Born in Spring Valley, New York, Gilbert Eckerson headed west as a young man to seek adventure. Enlisting in the US Army in 1912 he served in the Artillery and Quartermasters Corps before being accepted to OCS and commissioned a Captain in 1917. Eckerson then developed an interest in flying and went to flight school where he received his wings in March 1918. He was assigned to stateside duty and did not see combat, but after World War I he remained part of the Air Service Officer Reserve Corps. Leaving the Army, Eckerson settled in Eugene and flew as a pilot for Hobi Airways. There, he participated in many pioneering efforts including the first agricultural use of an airplane in Oregon, spreading grass seed from a Traverlaire biplane. In April, 1928 he opened a flying school in Springfield, OR with a branch in Medford, and became a Waco Aircraft dealer. He participated in the 1929 National Air Races in Cleveland, and placed 5th in a race from Portland to Cleveland. At the Races, he performed an aerobatic routine that wowed the crowds and garnered many employment offers. Eckerson went to work as Chief Test Pilot for Breese Aircraft, who were designing and building aircraft in Beaverton. On July 22, 1930, he took off on a flight in a Breese monoplane intending to fly cross-country to New York with just one fuel stop. The aircraft, named “On To Oregon” was to demonstrate the viability of an air route from coast to coast. Unfortunately, a new engine cowling installed before the flight funneled carbon monoxide into the cockpit. Eckerson attempted to land but was overcome by the fumes and crashed near Butte, Montana. Due to the injuries suffered in the crash, Major Gilbert Eckerson passed away in 1933. His ashes placed in an aircraft shaped urn.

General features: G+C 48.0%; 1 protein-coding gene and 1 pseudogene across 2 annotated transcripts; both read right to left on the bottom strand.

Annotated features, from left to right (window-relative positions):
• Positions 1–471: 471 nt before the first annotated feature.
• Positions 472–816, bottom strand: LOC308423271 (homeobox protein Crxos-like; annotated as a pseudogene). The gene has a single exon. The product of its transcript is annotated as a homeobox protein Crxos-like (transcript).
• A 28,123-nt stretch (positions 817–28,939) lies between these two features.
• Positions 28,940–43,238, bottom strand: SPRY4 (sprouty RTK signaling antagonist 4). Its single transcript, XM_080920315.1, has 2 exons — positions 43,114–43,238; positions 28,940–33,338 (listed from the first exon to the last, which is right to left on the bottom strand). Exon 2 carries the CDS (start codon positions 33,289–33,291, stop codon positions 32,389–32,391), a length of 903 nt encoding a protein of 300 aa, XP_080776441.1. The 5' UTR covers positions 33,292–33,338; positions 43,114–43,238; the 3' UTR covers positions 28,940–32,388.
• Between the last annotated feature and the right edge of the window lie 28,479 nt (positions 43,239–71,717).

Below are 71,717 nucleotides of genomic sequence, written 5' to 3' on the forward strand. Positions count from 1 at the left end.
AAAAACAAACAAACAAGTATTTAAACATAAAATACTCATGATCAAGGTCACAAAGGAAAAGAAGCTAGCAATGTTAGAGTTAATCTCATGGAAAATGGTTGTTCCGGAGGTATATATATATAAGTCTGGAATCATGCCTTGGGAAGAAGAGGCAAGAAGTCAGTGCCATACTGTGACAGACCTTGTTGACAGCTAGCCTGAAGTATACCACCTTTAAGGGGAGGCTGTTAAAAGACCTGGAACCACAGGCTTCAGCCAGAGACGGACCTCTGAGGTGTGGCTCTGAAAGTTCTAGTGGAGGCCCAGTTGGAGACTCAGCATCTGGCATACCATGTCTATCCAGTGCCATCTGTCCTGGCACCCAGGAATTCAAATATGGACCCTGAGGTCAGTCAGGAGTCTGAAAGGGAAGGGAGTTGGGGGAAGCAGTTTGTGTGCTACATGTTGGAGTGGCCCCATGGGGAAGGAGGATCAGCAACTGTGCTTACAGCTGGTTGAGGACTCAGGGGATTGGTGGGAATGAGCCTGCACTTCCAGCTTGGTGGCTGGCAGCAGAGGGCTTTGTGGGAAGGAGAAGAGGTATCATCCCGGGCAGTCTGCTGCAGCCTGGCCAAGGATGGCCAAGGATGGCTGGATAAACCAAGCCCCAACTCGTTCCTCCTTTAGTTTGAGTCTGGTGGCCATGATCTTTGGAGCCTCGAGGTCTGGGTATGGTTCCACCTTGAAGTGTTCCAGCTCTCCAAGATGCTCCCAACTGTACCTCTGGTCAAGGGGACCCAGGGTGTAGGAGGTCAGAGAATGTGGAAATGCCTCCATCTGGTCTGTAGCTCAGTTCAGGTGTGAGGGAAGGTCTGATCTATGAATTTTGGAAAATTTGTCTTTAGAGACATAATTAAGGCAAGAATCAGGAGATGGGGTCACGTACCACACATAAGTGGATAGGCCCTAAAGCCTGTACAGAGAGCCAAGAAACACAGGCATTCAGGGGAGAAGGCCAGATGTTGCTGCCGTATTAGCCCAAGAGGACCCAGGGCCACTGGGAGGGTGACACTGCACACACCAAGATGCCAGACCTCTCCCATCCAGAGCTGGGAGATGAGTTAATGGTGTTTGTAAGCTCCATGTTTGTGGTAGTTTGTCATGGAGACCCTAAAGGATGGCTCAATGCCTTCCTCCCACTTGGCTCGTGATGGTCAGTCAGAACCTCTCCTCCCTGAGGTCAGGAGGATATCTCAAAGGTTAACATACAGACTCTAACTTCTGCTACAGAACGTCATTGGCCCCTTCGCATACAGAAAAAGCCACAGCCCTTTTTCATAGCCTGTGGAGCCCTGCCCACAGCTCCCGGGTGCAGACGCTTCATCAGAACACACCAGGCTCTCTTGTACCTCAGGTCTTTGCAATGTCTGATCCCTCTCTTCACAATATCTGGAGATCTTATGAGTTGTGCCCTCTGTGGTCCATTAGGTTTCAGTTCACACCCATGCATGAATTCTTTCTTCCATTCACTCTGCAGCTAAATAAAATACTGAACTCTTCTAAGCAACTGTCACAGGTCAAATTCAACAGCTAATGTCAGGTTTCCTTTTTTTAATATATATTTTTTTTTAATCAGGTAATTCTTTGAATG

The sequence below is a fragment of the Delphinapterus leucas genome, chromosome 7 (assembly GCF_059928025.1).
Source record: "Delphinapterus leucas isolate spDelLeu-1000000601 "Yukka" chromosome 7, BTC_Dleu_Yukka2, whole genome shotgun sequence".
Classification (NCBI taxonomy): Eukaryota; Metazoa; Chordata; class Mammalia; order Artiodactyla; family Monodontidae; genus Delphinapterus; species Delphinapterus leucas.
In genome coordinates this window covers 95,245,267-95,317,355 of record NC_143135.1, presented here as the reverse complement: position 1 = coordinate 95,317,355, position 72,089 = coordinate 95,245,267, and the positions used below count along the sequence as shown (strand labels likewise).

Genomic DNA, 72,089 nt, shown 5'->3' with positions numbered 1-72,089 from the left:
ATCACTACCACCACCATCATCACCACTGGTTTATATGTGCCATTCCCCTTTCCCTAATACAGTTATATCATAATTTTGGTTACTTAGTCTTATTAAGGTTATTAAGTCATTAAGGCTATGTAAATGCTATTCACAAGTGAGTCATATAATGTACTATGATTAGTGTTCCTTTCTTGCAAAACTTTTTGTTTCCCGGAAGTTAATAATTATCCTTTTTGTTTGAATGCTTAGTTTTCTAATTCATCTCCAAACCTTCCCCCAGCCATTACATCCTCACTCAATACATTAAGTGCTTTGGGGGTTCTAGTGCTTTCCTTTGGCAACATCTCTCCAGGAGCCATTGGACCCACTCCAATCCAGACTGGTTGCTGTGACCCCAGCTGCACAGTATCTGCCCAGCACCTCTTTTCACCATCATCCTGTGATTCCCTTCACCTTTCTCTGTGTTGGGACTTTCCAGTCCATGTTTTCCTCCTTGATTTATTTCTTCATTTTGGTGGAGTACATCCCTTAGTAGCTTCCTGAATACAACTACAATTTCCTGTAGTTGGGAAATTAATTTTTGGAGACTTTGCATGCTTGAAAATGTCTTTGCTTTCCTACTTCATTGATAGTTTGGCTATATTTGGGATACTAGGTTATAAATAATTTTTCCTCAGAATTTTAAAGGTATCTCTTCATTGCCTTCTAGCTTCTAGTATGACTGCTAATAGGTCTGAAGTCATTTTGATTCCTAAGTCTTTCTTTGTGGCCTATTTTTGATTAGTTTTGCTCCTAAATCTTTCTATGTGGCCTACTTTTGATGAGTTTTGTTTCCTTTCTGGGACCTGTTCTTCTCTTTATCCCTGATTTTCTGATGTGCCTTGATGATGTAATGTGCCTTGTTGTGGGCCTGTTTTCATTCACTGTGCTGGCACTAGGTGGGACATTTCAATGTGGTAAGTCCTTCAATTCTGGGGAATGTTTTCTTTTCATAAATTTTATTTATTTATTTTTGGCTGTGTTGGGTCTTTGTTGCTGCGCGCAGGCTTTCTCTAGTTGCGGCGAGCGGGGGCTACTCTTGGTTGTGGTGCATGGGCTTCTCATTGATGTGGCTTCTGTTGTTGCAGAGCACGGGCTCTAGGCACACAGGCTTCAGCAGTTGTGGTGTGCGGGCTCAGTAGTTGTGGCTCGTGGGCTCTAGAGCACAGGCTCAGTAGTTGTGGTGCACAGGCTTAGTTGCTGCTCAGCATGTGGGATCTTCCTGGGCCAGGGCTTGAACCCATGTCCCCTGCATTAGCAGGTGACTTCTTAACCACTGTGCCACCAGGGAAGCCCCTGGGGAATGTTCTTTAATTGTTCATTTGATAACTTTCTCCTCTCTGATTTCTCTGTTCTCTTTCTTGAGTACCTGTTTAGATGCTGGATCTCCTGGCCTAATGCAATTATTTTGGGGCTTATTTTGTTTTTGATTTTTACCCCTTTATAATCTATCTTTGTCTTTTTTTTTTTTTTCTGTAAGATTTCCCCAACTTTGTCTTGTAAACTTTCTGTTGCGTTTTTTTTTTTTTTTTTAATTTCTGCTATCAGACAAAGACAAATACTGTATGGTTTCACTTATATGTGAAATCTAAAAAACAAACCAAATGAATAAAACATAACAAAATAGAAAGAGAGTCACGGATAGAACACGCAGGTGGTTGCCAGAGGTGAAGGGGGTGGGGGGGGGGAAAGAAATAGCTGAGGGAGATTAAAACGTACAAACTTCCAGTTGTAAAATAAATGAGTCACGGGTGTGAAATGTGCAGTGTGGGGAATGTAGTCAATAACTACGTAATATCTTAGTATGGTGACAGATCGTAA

Captain Robert M. Elder was born in Saskatchewan, Canada on December 5, 1918. He attended the University of Washington in Seattle as a Naval ROTC student, where he majored in Aero Engineering. Elder commenced his flight training at Pensacola, and was commissioned as an Ensign in the USNR in May of 1941. In June, Elder was assigned to Bombing Squadron 3, “the Black Panthers," who were at that time were equipped with Douglas Dauntless SBD-3 bombers, and were assigned to the USS Saratoga (CV-3) based in San Diego. With the attack on Pearl Harbor, Elder and his squadron mates from VB-3 would be soon be involved in the heat of battle in the Pacific. Elder flew numerous bombing missions during the Battle of the Coral Sea. During the Battle of Midway, VB-3 flying off the USS Yorktown, along with bombers from the USS Enterprise, sunk three Japanese aircraft carriers in a matter of minutes. This would prove to be the turning point in the War in the Pacific. Elder would later fly in both the Guadalcanal and Easter Solomons campaigns. He was awarded two Navy Crosses, the Distinguished Flying Cross, and received two Presidential Unit Citations. Following the War, Elder remained in the Navy. He was one of the first graduates from the Navy's test pilot training school in 1950. He was also one of the first Naval aviators to fly jet aircraft, and he participated in developmental flights on both the F8F Bearcat and the F7F Tigercat. On the former Elder carrier qualified the aircraft. In 1953 Elder returned to combat duty with VF-191 flying off the USS Oriskany. Subsequently he commanded Carrier Air Group 12, the USS Waccamaw, and the USS Coral Sea. Following the Korean War, Elder continued to fly. In 1957 Bob was assigned as Director of the Flight Test Division at the Navy's Air Test Center at Patuxent River, Maryland. Here Bob personally conducted initial test flights on many of the Navy's new supersonic fighter aircraft including the F3H Demon, F11F Tiger, the F-4 Phantom II, the A-5 Vigilante, and the F8U-3 Crusader II. Elder retired from the Navy in 1963. He then worked for the Northrop Corporation for 23 years, holding the positions of Chief Test Pilot, Director of Flight Operations, and Head of Flight Test and Evaluation. He was one of the driving forces behind the programs which evolved into the F/A- 18 Hornet. Bob also was founder of the Tailhook Association, and received its Lifetime Achievement Award in 1964. During his amazing flying career, Bob Elder has flown more than 8,000 flight hours in 142 different types of aircraft. He has become carrier qualified in 35 different aircraft, and has made almost 1,000 carrier landings. Bob also served as President of the Society of Experimental Test Pilots. He died 12th September 2008.